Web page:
THE CHAIR of governors for college group WCG believes negotiations to sell the former Malvern Hills College to a local charitable trust have reached gridlock.
But West Worcestershire MP Harriett Baldwin has repeated her call to Warwickshire College Group to come to the table to negotiate a compromise deal which will allow the college to reopen as soon as possible.
The decision to close the college, which WCG said was making a loss, was taken in November 2020 and it closed its doors in July 2021.
The WCG said the Education and Skill Funding Agency (ESFA) confirmed there was no functional need for a college providing 16 to 18 or adult Government-funded courses in the Malvern district.
Ms Baldwin, meanwhile, met with the Bransford Trust to hear an update on the progress of negotiations and has agreed to write to the Group’s chairman, Peter Manford, to renew her offer of mediation.
The Trust has made a formal offer to take over the site and return teaching to the historic site but she claimed the Leamington Spa-based college management continued to stall on the process.
Ms Baldwin said: “I have kept in close touch with the Bransford Trust through this process and I am fully supportive of their efforts to offer what I consider to be a fair price to take the site over.
“It simply cannot be sensible that a publicly-funded educational establishment like Warwickshire College Group can be allowed to let an old college building fall in to ruin.
“I understand that there are simple sticking points that could easily be resolved with sensible negotiations but the WCG management have so far refused to come to the table.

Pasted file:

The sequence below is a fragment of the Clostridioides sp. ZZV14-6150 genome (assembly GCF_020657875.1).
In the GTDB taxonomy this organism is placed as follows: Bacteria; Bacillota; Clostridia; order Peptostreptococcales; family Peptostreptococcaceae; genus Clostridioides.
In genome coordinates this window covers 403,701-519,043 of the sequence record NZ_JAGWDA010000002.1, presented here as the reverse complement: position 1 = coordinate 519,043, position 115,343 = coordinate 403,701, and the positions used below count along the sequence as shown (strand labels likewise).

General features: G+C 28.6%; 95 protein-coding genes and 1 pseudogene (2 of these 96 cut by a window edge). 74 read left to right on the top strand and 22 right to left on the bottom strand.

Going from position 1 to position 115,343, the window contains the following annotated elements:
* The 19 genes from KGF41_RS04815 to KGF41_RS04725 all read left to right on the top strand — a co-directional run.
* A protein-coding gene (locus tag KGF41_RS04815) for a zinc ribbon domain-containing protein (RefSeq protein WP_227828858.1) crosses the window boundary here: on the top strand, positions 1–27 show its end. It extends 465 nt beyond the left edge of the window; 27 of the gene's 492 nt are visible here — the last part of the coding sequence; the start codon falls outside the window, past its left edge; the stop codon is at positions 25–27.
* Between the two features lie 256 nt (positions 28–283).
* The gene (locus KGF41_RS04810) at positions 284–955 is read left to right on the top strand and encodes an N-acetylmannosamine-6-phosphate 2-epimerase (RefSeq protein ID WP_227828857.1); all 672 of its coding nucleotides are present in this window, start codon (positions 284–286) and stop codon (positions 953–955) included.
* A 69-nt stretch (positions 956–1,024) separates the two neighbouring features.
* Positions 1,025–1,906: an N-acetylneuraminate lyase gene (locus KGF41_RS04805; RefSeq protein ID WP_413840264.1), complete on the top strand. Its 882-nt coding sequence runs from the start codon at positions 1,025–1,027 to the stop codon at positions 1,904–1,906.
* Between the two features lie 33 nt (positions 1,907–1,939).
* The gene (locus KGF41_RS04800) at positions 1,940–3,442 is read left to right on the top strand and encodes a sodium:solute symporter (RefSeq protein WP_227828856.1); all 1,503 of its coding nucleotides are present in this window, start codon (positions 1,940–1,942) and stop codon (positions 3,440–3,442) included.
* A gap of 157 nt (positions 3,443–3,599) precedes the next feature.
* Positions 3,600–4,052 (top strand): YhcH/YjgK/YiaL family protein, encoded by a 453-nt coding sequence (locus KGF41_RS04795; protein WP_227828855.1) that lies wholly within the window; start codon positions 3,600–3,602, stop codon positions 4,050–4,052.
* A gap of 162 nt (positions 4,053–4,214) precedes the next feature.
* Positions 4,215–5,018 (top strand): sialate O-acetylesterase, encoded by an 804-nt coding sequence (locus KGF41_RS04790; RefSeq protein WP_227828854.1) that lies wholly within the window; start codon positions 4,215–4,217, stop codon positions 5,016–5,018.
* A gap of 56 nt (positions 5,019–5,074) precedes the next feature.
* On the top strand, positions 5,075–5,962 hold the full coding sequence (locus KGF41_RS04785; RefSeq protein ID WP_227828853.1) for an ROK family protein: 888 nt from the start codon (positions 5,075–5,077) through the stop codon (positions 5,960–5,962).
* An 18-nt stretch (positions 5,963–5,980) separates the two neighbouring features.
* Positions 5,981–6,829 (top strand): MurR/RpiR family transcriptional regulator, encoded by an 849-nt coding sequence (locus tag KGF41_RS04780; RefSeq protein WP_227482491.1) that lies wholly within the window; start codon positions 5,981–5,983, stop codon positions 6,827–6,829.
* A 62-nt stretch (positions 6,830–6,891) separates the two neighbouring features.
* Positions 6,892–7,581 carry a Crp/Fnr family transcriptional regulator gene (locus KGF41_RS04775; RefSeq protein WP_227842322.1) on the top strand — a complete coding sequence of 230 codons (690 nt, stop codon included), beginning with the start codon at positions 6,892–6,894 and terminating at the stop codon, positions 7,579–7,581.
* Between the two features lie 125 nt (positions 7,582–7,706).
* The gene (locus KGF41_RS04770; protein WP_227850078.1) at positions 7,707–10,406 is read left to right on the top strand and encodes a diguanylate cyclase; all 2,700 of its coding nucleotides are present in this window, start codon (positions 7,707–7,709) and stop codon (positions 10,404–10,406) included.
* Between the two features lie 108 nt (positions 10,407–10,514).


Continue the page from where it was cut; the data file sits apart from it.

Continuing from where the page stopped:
“I have repeated my offer that an independent mediator should be engaged to allow this deal to move forward and allow WCG to exit from this situation without further damage to its reputation.”
Peter Manford, chair of the board of WCG Governors. said: “We agreed several months ago to sell the site, at well below market price, to allow the Bransford Trust to try to operate it as an educational establishment.
“However, we obviously need reasonable protection against any future uplift in value, should the trust decide to sell the site in years to come.
“In the circumstances this is a standard request, which the Trust should be comfortable to accommodate if it has confidence in its business plan.
“It is, therefore, a major concern that the Trust remains unable to satisfy this requirement, particularly as this has been stated as an essential and non-negotiable part of our dealings from the outset.
“That requirement is part of the duty which we have as governors, to protect the interests of public funding.
“We are intent upon complying correctly with that duty as we are sure people would expect.”
He said as the Trust had been unable to meet the requirement negotiatons had ceased.
“We have now done everything we can reasonably do to facilitate a sale to the Bransford Trust and regret that in the end despite many months of intensive negotiation, an agreement could not be reached that we could sign off whilst satisfying our legal obligations.”